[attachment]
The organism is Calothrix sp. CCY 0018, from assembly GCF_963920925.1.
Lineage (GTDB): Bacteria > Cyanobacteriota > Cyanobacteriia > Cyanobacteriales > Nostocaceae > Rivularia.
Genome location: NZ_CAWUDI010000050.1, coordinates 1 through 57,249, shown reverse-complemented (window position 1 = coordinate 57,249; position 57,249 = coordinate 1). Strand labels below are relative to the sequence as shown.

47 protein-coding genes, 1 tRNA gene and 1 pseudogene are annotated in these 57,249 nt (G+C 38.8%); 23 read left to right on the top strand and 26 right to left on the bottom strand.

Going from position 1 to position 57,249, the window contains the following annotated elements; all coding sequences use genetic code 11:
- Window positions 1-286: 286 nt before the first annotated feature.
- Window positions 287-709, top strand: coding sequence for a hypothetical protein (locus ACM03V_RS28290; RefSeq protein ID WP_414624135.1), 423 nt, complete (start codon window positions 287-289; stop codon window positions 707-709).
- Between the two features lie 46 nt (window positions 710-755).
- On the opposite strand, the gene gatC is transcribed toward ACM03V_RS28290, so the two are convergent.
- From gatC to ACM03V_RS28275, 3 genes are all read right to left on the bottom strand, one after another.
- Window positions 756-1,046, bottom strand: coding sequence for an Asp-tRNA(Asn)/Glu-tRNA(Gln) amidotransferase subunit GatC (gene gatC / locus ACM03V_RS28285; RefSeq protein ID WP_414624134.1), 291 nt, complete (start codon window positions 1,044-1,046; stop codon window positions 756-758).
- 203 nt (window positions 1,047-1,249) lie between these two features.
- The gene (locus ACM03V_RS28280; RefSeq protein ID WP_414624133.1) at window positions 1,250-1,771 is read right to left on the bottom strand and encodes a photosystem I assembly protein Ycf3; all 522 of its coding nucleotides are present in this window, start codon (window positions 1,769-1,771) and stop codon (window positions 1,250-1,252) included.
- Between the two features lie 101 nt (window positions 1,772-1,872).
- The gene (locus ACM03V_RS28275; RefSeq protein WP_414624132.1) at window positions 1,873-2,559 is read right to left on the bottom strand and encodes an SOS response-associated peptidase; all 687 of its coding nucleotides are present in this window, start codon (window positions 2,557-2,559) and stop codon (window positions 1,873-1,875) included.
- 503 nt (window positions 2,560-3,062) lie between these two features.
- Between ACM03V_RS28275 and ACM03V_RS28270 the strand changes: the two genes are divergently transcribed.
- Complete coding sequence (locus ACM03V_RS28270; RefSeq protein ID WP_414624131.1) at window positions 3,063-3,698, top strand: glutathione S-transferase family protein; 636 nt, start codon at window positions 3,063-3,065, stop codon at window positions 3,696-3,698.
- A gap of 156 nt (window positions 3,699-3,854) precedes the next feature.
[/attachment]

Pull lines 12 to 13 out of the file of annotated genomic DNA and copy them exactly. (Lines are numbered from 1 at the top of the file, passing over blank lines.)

- 203 nt (window positions 1,047-1,249) lie between these two features.
- The gene (locus ACM03V_RS28280; RefSeq protein ID WP_414624133.1) at window positions 1,250-1,771 is read right to left on the bottom strand and encodes a photosystem I assembly protein Ycf3; all 522 of its coding nucleotides are present in this window, start codon (window positions 1,769-1,771) and stop codon (window positions 1,250-1,252) included.